Monthly Archives: June 2013

Cardiff University Distributed IT Staff Conference

Here at Cardiff we have some two hundred, locally-managed IT support staff distributed around the University’s 2 main campuses, 3 Colleges, 27 Schools and 15 libraries.  Whilst this is good for the customer in that they are served at the point of need, such a distributed model can bring many challenges for the staff concerned: how to maintain consistency, how to ensure a level standard of training is maintained, how to provide support in smaller areas, how to prevent the staff from feeling isolated, how to manage consequent stress levels, how to reduce duplication of effort and maximise on benefit to the University as a whole, and so on.  We have a strategy in place that aims to address each of these issues but the jewel in the crown of the strategy has to be the annual DITS conference, now in its fourth year.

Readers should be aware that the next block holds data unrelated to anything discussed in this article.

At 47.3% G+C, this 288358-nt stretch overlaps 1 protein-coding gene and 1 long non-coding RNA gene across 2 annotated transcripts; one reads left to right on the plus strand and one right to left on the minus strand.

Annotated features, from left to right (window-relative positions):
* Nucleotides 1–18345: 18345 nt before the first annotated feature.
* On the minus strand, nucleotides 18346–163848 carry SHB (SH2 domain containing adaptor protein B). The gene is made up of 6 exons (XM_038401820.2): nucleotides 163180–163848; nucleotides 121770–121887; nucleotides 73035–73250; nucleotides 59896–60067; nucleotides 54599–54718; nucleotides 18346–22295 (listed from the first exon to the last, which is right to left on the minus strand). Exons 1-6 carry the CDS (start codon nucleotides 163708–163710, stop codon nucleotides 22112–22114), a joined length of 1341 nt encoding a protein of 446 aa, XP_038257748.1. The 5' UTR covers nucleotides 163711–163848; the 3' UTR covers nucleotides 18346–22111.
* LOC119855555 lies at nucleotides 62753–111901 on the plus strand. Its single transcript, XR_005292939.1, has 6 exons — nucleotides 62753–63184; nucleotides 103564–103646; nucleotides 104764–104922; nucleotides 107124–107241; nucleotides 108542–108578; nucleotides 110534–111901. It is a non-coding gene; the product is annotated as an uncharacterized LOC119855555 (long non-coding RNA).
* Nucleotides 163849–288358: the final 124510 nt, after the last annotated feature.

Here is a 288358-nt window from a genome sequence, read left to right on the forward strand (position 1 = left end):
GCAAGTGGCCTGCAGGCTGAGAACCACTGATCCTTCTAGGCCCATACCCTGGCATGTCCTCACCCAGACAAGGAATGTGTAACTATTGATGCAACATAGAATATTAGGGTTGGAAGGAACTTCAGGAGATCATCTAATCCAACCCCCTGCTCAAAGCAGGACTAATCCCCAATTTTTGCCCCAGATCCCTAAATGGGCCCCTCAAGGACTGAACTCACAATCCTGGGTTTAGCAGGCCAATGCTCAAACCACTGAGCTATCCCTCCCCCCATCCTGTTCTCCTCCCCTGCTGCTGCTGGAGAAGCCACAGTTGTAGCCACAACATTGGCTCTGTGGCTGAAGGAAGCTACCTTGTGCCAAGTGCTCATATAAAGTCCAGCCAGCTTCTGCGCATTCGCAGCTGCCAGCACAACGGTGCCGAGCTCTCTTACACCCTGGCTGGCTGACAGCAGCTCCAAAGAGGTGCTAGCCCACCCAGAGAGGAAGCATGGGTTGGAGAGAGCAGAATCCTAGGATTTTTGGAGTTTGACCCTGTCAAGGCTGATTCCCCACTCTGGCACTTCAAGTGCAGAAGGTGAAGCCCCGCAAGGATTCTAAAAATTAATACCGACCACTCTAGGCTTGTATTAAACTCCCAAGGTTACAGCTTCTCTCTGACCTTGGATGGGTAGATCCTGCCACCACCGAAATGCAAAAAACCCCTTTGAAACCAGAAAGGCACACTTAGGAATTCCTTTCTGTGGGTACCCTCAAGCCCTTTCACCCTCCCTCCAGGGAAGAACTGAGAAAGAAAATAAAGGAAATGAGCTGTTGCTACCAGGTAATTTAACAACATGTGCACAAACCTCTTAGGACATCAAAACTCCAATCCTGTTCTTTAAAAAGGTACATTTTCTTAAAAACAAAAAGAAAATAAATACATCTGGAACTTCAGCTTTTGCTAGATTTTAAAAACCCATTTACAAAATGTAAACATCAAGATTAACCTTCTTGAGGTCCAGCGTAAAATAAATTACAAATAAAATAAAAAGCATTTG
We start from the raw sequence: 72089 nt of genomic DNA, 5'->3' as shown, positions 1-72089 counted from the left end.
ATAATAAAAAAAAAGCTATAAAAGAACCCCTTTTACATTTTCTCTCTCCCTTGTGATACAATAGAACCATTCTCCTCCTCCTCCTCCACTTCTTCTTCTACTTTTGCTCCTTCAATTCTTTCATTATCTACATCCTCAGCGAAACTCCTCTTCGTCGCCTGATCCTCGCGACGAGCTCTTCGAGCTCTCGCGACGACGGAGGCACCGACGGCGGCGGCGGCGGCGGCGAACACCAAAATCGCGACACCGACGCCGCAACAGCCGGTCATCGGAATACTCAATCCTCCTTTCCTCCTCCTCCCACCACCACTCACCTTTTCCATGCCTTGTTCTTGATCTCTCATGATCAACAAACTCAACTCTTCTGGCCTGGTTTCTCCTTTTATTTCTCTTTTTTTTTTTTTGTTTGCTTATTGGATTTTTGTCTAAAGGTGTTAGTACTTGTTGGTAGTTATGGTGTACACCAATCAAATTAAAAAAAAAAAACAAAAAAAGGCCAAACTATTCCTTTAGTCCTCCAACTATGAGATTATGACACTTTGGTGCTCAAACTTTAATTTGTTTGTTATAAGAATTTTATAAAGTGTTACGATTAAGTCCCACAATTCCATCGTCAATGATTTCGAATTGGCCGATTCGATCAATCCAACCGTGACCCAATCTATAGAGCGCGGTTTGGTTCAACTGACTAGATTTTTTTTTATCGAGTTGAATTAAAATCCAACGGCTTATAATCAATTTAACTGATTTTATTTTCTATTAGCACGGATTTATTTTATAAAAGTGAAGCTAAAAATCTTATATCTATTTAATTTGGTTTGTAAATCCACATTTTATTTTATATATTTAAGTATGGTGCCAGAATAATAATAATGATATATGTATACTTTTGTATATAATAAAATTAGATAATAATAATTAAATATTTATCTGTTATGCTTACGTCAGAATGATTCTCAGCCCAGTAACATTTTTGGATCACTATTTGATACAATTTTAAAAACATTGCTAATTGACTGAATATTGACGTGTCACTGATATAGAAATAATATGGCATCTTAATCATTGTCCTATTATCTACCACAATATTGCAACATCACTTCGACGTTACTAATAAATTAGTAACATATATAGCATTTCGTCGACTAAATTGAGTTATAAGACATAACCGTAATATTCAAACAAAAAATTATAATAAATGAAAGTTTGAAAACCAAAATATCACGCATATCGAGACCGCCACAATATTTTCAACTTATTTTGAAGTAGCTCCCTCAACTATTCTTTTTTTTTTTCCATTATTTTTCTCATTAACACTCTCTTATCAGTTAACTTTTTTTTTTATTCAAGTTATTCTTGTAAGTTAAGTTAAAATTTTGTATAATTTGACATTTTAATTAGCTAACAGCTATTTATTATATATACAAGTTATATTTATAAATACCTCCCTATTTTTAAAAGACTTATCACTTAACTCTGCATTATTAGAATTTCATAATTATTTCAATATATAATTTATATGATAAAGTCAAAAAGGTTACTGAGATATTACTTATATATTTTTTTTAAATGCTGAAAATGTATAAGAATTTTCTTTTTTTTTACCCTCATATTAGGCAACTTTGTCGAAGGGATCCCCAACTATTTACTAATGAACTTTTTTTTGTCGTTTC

When we first ran this conference in 2010, people came along more out of curiosity than anything else.  They then realised that getting together with colleagues from across the institution – many of whom they’d never even heard of let alone met – and sharing ideas, putting their heads together to solve problems, even comparing horror stories of awkward customers – yes they do exist! – was actually to their enormous benefit – as one of them said to me after the first conference, “I now get what DITS is all about”.

Since that first year, when we attracted about 70 attendees and 7 sponsors, we’ve grown in popularity to this year having over 130 people present and some 20 sponsors – with many more distributed staff sending in their heartfelt apologies that they couldn’t come but would really have loved to.